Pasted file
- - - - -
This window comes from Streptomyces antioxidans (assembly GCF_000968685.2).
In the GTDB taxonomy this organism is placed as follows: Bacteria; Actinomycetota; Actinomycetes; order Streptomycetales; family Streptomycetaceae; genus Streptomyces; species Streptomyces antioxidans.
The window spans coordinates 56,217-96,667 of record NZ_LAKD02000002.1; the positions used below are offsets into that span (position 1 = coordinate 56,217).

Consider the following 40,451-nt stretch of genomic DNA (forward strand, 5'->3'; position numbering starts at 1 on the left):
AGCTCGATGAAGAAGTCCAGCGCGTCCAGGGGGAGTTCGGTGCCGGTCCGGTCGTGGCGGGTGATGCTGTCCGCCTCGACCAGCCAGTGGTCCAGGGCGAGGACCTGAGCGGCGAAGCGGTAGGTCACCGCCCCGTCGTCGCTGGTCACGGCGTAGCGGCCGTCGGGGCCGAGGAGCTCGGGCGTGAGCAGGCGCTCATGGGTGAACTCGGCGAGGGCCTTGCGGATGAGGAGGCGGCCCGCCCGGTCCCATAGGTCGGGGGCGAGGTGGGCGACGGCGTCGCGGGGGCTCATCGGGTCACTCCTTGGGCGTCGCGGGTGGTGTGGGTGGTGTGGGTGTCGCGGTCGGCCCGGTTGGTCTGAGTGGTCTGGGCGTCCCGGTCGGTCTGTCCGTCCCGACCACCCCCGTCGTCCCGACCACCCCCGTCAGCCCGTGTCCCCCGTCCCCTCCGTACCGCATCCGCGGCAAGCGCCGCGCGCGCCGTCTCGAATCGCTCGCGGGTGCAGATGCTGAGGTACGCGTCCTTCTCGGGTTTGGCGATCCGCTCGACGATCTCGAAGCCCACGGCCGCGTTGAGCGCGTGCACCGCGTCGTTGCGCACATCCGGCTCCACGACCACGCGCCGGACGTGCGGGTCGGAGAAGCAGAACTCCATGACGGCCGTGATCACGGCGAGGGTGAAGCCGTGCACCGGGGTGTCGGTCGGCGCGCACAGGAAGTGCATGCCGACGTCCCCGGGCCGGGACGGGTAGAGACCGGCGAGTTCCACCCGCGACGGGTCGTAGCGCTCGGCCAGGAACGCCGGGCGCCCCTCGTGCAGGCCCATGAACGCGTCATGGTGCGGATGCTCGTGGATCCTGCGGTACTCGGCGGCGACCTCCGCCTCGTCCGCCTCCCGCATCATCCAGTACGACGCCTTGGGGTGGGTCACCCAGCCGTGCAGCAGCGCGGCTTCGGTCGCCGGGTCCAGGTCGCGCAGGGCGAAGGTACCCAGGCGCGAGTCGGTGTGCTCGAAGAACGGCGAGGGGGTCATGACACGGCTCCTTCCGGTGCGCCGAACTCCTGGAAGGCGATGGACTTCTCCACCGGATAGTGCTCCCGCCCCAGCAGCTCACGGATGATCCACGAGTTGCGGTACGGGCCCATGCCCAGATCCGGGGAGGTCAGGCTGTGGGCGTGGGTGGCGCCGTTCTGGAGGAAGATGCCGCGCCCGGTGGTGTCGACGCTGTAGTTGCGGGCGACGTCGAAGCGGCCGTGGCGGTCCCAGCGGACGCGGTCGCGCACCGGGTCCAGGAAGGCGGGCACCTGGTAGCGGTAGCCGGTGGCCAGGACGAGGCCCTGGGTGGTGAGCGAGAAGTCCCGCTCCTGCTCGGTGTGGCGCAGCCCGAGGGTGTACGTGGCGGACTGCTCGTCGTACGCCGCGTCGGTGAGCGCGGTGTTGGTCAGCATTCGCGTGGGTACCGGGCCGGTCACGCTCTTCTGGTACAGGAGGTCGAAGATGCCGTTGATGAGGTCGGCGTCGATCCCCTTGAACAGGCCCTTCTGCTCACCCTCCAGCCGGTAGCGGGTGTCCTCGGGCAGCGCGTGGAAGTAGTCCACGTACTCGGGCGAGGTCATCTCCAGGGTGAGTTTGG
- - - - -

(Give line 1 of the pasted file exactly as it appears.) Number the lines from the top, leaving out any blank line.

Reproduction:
This window comes from Streptomyces antioxidans (assembly GCF_000968685.2).